Romantic love in Shakespeares works

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Love has always outlived generations. Theories developed by poets, philosophers and theologians have failed to capture the whole concept of love. Love is powerful. Love can permeate to evolve to change the rules governing the sacred features of it by the adaptation need in the internal or the external environment. Love emerges as the ultimate survivor amidst the stressors and the hindrances.

The Shakespeares literature depicts romantic love as a major theme. In his work, Shakespeare portrays love as the feeling from the beholder's perception. Romantic love does not reveal care about equality, but its concern is a balance. The context of Shakespeares frame of love depicts romantic love as a consented exchange between the participants where they get the most of their expectations. Love comes out as inherent to all human beings across cultures.

In this paper, three works of Shakespeare will be analyzed to explore the theme of romantic love, its value or importance. The paper will mainly focus on the function of romantic love within the world of the play; the power love plays in the given context and the reasons love is valued or devalued in the play. The three books to be analyzed are Much Ado about Nothing, Twelfth Night and the Tempest.

Romantic love in Much Ado about Nothing (Act 4 Scene 1)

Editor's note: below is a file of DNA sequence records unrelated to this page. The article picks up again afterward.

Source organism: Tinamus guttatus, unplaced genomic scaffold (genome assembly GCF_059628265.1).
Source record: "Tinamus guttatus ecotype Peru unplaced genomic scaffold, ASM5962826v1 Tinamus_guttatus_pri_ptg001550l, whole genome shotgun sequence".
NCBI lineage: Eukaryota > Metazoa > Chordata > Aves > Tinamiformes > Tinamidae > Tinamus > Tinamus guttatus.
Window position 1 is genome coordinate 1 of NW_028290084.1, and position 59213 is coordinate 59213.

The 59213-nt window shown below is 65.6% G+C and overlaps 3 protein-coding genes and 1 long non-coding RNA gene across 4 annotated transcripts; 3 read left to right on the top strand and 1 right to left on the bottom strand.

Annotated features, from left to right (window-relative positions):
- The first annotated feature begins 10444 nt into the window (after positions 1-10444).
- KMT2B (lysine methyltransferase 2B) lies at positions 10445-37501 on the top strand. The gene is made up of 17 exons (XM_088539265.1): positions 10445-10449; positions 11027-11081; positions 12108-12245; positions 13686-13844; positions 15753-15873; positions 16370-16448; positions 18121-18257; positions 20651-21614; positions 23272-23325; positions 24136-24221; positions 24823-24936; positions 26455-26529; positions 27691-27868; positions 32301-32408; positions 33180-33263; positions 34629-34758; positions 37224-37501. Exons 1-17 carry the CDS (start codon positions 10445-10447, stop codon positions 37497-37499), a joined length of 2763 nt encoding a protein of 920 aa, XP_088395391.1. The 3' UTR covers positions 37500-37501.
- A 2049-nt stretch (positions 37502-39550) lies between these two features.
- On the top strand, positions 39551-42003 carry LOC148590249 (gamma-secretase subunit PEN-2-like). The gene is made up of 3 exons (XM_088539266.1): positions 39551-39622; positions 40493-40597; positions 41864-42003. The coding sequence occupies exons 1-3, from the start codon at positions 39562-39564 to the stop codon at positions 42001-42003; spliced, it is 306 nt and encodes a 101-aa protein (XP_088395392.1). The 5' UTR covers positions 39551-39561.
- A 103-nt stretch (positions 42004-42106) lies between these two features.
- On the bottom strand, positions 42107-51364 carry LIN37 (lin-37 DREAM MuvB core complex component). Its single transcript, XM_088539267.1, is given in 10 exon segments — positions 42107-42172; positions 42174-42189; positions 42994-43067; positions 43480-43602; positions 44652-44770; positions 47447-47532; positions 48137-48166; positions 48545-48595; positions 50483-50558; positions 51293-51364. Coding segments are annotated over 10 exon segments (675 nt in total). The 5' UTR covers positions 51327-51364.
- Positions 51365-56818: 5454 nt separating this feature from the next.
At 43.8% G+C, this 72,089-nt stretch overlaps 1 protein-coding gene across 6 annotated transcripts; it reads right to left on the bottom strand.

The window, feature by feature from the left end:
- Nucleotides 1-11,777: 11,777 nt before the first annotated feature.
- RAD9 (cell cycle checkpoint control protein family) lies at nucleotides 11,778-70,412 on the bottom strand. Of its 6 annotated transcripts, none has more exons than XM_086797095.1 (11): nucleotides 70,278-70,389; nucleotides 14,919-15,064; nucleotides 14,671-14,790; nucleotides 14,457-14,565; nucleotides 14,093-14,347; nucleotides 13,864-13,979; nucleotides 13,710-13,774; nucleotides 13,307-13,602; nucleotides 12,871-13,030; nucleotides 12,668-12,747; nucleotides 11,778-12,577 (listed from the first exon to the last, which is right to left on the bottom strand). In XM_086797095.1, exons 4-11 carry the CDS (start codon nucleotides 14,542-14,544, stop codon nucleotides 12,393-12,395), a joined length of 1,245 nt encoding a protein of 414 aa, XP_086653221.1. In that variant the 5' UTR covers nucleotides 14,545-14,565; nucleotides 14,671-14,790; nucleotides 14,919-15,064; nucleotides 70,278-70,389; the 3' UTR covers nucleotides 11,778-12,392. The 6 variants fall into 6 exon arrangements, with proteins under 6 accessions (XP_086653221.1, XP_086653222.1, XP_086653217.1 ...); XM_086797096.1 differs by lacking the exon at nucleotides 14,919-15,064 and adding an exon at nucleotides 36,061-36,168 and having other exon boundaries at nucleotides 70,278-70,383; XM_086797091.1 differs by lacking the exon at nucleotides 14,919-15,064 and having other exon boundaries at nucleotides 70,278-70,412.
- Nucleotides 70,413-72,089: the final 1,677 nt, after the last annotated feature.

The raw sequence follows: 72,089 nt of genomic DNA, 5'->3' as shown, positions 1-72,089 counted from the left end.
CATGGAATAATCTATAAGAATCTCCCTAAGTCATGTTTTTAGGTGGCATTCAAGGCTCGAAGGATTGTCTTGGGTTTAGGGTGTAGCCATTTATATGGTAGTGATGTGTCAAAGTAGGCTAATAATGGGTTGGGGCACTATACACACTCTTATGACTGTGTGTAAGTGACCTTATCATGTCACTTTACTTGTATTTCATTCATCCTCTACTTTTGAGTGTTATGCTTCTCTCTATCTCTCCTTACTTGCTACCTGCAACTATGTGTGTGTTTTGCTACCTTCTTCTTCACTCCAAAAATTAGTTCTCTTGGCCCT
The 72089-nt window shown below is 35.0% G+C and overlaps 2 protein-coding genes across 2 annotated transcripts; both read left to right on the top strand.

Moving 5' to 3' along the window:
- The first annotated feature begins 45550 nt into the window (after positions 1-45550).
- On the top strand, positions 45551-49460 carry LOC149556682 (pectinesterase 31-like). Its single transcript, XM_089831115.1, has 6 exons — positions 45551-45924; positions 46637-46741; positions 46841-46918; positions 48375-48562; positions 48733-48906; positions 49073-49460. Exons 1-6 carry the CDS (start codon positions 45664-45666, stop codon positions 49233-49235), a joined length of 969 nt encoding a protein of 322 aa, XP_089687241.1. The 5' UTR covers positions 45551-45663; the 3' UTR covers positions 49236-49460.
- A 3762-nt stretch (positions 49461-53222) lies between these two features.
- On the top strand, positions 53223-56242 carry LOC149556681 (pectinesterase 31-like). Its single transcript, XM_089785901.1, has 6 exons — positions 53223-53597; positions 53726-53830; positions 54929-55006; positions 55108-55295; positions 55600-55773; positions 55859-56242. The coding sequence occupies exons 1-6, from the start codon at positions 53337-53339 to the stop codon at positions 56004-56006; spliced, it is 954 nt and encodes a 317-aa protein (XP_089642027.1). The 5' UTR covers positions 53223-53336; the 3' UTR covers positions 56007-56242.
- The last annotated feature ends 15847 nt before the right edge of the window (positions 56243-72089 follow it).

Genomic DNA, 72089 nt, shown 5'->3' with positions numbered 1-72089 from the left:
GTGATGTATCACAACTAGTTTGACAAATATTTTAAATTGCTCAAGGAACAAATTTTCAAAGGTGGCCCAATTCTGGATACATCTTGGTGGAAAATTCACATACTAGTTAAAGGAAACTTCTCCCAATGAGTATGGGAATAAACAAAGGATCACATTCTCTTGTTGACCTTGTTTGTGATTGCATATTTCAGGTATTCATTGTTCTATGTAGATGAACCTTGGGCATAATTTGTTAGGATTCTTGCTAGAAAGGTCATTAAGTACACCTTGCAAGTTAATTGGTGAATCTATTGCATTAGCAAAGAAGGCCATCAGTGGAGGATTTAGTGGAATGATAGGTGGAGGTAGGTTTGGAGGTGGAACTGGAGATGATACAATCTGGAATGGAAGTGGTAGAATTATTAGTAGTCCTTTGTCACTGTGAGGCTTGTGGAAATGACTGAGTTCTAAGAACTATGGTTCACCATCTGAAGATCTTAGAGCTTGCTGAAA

In the play, love comes out as a very complicated topic. In Much Ado about Nothing, love takes different grounds. Claudio and Heros love appear clearly. The romantic love is depicted as immature. Claudio is falling in love with the ideation of how Hero looks like, although he does not know her and they have never met before. In the church during their wedding, the love almost immediately fades away when he becomes suspicious of her and he even mimics the farewell quote. He appears full of anger and hatred towards her that he even prefers her death as a cover-up for the shame she has caused (Green 7).

For Hero, her concept of love is simple. She is okay with her fathers choice and is ready to marry Claudio although she does not know him because she believes in her fathers decision. Although Hero presents herself silently and with less opinion about love, she might have a higher voice in privacy.

During the beginning of the play, Beatrice and Benedick view love jokingly and laugh at the idea. It turns out that both are not destined together. However, their views changed gradually when they develop a genuine concern for each other despite their mutual constant insults. Upon falling in love, they are willing to make any sacrifice for their love. He falls out with his friends in defense of the honor of Beatrices cousin.

Romantic love in The Tempest (Act one I, Scene II)

In Act, I Scene II, Ferdinand after is brought to the Prosperos cave by the supernatural music from Ariel and is under the impression that he is the only survivor from the storm. Ferdinand is not yet aware of the presence of Miranda and Prospero, but her father directs Mirandas attention towards Ferdinand. Miranda has never seen a man before, except her father. She thinks of him as a spirit, but her father explains to her that he is human from her reaction towards him. Ferdinand is convinced that she is attracted to him. Miranda displays to be romantically in love with Ferdinand through:

I might call him

A thing divine for nothing natural

I ever saw so noble (Ray 42)

Romantically Ferdinand thinks of Miranda as the goddess of the island. The interaction between them occurs as though it was a natural process of falling in love while it is a witty plan by Prospero- Mirandas father.